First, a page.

Starbucks CEO Admits Stores No Longer Safe in Major US Cities

By Jack Phillips
Jack Phillips
Jack Phillips
Breaking News Reporter
Jack Phillips is a breaking news reporter at The Epoch Times based in New York.
July 15, 2022 Updated: July 16, 2022

The head of Starbucks, Howard Schultz, admitted that the chain’s stores are no longer safe in a number of major U.S. cities, including Los Angeles, Portland, Philadelphia, and Washington.

American cities “have abdicated their responsibility in fighting crime,” Schultz said in a video published this week.

“I must say, in my view at the local, state and federal level, these governments across the country and leaders, mayors and governors, city councils have abdicated their responsibility in fighting crime and addressing mental health,” Schultz said.

A company spokesperson confirmed that it would shut down 16 locations in Seattle, Los Angeles, Portland, Philadelphia, and Washington—all of which are run by Democrats.

“It has shocked me that one of the primary concerns that our retail partners have is their own personal safety,” Schultz said in the video during a recent internal company meeting. “America has become unsafe.” The recent closures, he said, are “just the beginning” and “there are going to be many more.”

“I don’t have to spend too much time on what’s going on in the country and how America has become unsafe,” Schultz said. “But you all read the press release last couple of days about the fact that we are beginning to close stores that are not unprofitable.”

Company officials also “heard the stories that go along with it about what happens in our bathrooms; the issue of mental illness, the issues of homelessness and the issues of crime,” Schultz said.

Business Decisions

Starbucks sent out a letter to its employees on Monday, promising to improve their experience while on the job. That memo was disseminated before a spokesperson announced the closure of locations.

Epoch Times Photo
FILE PHOTO: Starbucks cups on a counter in the Manhattan borough of New York City, New York, on Feb. 16, 2022. (Reuters/Carlo Allegri)

“Safety, welcoming and kindness for our stores. In a world that is increasingly isolating and often divided, we can operate in a way that knits together the fabric of our neighborhoods,” the memo states. “We can expect to protect each other, respect and include each other, and work together to create the kind of safe and welcoming environment we need at work.”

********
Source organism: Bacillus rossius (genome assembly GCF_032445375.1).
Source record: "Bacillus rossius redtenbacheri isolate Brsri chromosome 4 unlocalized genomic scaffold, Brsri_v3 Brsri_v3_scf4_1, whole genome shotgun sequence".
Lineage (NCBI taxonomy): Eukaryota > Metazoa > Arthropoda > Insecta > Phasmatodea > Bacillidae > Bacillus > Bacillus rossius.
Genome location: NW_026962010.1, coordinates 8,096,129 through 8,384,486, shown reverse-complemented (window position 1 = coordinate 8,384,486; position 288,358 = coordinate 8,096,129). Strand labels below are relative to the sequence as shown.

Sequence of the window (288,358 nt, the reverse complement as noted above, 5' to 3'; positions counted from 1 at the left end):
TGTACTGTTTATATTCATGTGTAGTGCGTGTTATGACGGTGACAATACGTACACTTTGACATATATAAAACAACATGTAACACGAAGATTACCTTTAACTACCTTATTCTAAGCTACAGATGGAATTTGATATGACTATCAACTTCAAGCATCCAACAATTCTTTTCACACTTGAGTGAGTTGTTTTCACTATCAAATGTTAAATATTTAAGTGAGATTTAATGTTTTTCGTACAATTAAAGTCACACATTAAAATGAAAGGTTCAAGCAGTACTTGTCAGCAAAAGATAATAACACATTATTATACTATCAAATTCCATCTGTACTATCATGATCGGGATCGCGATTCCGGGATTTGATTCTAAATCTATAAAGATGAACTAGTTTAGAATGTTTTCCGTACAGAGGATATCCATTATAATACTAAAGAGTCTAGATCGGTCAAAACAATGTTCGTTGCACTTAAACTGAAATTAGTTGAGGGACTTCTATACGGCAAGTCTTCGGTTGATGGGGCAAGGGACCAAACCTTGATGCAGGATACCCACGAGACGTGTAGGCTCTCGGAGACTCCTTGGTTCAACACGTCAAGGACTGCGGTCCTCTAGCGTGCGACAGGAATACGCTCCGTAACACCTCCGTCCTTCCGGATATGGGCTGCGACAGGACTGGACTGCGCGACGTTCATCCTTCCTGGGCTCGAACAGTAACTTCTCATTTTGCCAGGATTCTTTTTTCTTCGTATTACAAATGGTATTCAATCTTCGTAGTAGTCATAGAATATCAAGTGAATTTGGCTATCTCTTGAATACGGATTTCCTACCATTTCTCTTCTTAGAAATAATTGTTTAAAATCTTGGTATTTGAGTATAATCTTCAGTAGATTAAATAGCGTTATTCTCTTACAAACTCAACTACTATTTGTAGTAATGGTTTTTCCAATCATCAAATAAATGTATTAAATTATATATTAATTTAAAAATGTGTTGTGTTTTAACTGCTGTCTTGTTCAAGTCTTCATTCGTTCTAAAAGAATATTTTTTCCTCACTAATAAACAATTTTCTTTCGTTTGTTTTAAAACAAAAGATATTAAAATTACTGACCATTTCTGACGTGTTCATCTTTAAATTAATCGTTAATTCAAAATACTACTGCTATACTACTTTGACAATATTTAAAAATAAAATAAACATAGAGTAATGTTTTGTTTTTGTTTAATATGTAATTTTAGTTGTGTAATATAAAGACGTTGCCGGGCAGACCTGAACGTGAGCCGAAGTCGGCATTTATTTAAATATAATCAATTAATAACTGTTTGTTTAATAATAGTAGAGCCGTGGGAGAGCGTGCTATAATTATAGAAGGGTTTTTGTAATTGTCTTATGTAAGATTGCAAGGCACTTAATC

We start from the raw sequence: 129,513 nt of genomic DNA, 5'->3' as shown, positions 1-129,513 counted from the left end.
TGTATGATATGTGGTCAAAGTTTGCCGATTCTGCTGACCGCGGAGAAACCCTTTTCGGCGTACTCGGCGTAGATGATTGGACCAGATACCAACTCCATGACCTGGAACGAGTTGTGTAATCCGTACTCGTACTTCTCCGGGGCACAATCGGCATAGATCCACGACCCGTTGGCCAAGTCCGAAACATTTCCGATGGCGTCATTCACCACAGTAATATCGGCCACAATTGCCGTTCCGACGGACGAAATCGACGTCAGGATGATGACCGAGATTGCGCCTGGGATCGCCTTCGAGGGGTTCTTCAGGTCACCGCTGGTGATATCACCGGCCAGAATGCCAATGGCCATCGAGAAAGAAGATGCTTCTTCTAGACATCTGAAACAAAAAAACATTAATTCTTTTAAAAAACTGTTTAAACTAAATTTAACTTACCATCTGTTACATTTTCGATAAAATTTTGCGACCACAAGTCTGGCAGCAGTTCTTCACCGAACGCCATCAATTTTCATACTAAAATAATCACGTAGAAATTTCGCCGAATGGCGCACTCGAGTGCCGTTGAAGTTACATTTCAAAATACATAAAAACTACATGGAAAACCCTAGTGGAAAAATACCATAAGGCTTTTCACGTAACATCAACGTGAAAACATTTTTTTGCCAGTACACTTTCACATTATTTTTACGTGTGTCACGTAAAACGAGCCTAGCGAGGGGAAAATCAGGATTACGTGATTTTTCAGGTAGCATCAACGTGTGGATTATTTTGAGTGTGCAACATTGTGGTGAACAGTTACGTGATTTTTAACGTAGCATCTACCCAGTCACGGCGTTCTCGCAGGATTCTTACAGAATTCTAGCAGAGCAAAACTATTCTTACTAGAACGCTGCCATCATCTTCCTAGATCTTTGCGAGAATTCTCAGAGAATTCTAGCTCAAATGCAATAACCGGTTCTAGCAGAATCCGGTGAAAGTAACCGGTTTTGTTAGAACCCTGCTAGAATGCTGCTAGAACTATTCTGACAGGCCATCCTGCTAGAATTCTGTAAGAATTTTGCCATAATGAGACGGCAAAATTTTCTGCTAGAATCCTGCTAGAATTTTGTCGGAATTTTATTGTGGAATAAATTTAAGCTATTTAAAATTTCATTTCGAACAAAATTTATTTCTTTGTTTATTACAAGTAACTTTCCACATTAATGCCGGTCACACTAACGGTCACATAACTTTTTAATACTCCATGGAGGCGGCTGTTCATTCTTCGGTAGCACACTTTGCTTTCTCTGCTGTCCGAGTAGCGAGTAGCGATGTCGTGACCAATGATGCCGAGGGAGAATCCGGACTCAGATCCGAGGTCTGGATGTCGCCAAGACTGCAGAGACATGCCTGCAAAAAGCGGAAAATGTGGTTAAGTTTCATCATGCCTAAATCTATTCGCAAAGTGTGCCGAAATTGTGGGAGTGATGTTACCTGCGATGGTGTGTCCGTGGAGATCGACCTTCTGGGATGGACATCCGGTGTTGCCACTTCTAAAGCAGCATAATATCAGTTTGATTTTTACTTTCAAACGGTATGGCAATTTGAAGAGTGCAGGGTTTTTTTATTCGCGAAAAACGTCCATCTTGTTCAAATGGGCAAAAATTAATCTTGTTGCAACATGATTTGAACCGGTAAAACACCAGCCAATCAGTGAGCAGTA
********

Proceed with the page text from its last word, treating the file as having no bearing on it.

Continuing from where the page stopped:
The company will also give store managers the authority to close down bathrooms or limit seating options amid safety concerns, the spokesperson told news outlets earlier this week.

Last month, Schultz announced he would consider ending the company’s “open bathroom” policy “to provide a safe environment for our people and our customers.”

“We have to harden our stores and provide safety for our people,” the executive added. “I don’t know if we can keep our bathrooms open.”

Earlier this week, 7-Eleven’s corporate headquarters encouraged local franchises in Los Angeles to shut down after five armed robberies at locations in the area left two people dead.

Schultz, who spent decades as the chief executive of the coffee chain, was named interim CEO in April. With an estimated worth of about $3.8 billion, Schultz was long associated with the Democratic Party before becoming an independent in 2019. He endorsed Democratic candidate Hillary Clinton in 2016.

The Epoch Times has contacted Starbucks about Schultz’s comments.

Jack Phillips
Breaking News Reporter
Jack Phillips is a breaking news reporter at The Epoch Times based in New York.